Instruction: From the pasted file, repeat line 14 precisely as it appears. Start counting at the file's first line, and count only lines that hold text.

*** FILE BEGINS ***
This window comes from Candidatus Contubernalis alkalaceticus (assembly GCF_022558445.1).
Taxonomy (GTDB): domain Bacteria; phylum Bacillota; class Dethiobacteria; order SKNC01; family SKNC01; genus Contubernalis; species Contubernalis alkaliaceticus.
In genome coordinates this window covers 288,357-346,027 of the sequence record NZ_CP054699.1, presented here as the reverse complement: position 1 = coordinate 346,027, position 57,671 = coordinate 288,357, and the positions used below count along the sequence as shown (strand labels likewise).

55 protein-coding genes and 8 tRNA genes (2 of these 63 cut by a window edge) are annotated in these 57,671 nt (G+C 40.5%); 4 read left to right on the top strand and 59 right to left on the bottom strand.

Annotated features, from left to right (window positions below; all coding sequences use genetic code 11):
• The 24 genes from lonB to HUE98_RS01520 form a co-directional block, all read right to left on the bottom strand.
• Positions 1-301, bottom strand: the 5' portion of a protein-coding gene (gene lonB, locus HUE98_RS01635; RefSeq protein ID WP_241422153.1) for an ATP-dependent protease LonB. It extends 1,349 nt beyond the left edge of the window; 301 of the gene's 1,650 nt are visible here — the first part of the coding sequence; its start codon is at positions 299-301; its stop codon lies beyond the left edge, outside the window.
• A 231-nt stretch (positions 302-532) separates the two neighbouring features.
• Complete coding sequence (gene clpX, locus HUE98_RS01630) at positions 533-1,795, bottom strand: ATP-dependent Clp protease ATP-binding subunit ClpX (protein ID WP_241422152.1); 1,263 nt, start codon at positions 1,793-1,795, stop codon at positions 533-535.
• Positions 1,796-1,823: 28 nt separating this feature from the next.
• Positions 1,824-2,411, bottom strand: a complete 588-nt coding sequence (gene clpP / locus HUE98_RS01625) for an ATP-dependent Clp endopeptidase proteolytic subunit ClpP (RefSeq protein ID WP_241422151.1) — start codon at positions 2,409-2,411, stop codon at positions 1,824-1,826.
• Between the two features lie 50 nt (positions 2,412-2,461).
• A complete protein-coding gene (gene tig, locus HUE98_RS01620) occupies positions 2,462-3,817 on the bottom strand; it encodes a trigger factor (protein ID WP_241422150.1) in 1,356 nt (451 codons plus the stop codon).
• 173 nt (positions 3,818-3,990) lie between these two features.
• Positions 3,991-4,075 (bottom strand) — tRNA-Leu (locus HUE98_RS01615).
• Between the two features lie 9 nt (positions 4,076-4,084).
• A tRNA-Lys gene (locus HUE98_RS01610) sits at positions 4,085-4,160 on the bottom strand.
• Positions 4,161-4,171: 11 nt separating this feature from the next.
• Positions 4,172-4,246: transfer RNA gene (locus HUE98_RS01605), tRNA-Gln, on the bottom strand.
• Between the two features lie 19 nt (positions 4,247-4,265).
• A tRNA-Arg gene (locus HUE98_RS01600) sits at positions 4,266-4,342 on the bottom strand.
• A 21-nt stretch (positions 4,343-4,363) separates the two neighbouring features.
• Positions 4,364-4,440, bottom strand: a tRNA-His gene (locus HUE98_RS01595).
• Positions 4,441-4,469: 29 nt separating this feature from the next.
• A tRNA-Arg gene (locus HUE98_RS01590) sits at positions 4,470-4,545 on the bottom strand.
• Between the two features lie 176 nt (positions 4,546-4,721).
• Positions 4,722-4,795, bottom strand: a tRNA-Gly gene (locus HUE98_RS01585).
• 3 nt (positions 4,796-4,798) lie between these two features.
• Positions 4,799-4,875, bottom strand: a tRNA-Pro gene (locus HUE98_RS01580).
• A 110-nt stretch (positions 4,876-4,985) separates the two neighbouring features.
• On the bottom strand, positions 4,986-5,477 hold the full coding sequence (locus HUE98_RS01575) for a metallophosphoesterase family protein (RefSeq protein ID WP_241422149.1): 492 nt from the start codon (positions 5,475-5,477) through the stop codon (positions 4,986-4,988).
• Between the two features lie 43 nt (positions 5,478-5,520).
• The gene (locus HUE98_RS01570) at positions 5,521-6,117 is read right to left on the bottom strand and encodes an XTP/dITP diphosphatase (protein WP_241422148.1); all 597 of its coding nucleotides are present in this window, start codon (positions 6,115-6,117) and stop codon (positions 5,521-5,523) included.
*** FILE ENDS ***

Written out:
• 173 nt (positions 3,818-3,990) lie between these two features.